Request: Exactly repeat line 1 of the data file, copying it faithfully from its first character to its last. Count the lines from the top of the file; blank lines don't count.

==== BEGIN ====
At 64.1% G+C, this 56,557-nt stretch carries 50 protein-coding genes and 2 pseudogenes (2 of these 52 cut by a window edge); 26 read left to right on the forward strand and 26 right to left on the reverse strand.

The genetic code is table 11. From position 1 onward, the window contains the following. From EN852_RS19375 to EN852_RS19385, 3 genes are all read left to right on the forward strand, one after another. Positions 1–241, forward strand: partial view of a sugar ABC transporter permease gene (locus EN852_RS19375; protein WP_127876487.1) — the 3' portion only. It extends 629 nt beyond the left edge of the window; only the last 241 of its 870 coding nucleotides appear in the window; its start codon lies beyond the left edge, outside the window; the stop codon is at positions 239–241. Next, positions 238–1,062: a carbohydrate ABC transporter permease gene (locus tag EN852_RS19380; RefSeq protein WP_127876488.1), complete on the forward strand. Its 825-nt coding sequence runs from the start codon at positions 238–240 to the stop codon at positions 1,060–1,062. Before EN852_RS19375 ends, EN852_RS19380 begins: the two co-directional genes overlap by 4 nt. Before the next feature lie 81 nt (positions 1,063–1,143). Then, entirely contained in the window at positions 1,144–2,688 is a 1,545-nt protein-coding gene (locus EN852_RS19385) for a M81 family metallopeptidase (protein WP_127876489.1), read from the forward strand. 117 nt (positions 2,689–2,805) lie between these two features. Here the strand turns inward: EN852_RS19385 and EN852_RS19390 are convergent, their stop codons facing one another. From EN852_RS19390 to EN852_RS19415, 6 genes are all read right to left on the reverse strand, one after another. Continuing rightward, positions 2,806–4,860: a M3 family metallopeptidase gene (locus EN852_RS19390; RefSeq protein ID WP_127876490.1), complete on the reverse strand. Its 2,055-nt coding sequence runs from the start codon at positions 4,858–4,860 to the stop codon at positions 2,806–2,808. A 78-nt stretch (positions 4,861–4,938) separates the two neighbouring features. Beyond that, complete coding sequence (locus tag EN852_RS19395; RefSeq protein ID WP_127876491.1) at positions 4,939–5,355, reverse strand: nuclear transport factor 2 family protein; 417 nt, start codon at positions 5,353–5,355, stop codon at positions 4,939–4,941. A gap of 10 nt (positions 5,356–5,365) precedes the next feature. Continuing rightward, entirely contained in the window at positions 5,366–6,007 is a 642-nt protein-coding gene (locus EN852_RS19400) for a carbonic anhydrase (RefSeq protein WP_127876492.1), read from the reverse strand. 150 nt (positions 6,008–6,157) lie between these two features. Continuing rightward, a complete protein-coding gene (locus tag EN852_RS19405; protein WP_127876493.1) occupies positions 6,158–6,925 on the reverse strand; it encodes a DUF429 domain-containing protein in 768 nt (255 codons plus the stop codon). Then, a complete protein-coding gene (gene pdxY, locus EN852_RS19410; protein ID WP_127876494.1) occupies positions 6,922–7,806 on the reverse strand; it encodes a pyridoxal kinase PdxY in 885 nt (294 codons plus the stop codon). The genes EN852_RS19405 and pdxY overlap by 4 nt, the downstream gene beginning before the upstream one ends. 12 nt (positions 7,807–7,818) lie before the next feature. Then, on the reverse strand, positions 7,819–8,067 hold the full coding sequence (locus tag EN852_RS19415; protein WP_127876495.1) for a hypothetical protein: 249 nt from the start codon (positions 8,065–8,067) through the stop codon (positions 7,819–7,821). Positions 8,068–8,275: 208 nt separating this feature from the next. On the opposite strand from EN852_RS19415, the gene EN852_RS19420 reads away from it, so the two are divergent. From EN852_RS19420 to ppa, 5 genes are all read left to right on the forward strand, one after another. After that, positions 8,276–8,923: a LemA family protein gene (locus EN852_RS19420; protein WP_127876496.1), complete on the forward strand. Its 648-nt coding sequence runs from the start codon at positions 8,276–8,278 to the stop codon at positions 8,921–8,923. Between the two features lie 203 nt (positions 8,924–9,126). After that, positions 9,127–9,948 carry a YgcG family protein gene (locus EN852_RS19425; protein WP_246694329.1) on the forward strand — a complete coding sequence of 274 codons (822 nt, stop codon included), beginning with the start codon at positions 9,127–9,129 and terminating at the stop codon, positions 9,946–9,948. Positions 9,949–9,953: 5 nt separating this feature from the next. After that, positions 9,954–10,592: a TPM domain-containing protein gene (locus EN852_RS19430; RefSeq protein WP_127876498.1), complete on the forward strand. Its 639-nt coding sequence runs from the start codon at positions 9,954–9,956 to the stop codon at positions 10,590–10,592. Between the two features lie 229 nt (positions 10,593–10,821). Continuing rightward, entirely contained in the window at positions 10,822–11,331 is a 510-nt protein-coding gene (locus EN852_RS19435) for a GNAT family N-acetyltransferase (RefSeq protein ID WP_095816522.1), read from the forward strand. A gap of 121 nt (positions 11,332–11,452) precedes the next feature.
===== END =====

At 64.1% G+C, this 56,557-nt stretch carries 50 protein-coding genes and 2 pseudogenes (2 of these 52 cut by a window edge); 26 read left to right on the forward strand and 26 right to left on the reverse strand.